Indian poultry farms are breeding grounds for antibiotic-resistant pathogens, study findsUse of antibiotics for promoting growth in farm animals has seen an upward trend within few years owing to the rising demand for food animal products.
High levels of antibiotic-resistant pathogens found in chickens raised for meat and eggs in Indian farms. This poses some serious health concerns for human according to a team of researchers. The study was conducted by researchers from the Centre for Disease Dynamics, Economics and Policy (CDDEP), a public health research organisation with headquarters in Washington D.C., and New Delhi. It found high levels of antibiotic-resistance on poultry farms in Punjab. It can poses serious threat, not only to India but for world as well.
Overusing antibiotics in animal farms can threaten the lives of all, believes study author and CDDEP Director Ramanan Laxminarayan. The antibiotics must be removed from human food chain except for treating sick animals or else we’re going to face increasingly real prospect of a post-antibiotic world.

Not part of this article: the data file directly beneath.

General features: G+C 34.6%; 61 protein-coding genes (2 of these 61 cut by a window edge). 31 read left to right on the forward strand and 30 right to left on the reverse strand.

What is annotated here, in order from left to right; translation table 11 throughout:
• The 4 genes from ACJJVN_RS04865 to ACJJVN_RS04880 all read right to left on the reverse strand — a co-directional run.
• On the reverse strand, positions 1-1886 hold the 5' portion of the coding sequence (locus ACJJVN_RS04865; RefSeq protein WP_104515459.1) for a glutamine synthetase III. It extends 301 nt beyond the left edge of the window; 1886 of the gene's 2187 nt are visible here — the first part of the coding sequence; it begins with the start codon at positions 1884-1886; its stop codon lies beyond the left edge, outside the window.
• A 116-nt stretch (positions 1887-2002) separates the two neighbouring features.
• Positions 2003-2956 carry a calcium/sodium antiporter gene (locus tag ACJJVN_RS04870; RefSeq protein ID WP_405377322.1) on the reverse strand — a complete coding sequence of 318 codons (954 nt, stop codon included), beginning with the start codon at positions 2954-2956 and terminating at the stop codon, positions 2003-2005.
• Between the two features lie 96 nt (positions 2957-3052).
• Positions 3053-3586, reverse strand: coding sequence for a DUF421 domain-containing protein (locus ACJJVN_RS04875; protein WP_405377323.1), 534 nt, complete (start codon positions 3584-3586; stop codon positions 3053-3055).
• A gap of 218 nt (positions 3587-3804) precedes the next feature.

Earlier CDDEP studies have established the fact that antibiotic consumption in food animal production will increase globally by 67% by 2030, more than triple in India. For the new study, published in the journal Environmental Health Perspectives on Thursday, researchers collected samples from 530 birds on 18 poultry farms and tested them for resistance to a range of antibiotic medicines critical to human medicine.
2/3rd of the farms were using antibiotic factors for growth promotion. Samples from these farms were thrice as likely to be multidrug-resistant than samples from the farms which did not use antibiotics.
Although the researchers found reservoirs of resistance across both types of farms, meat farms had twice the rates of antimicrobial resistance that egg-producing farms had, as well as higher rates of multidrug resistance.
The CDDEP researchers found high levels of multi-drug resistance, ranging from 39 per cent for ciprofloxacin, used to treat endocarditis, gastroenteritis, cellulitis and respiratory tract infections, and other infections, to 86 percent for nalidixic acid, a common treatment for urinary tract infections.
Further tests revealed that the presence of certain enzymes that give drug resistance to medications used, for example to treat E. Coli, bacterial pneumonia and other such infections. Nearly 60% of E. coli isolates studied contained these enzymes. Use of antibiotics for promoting growth in farm animals has seen an upward trend within few years owing to the rising demand for food animal products.
(With IANS Inputs)
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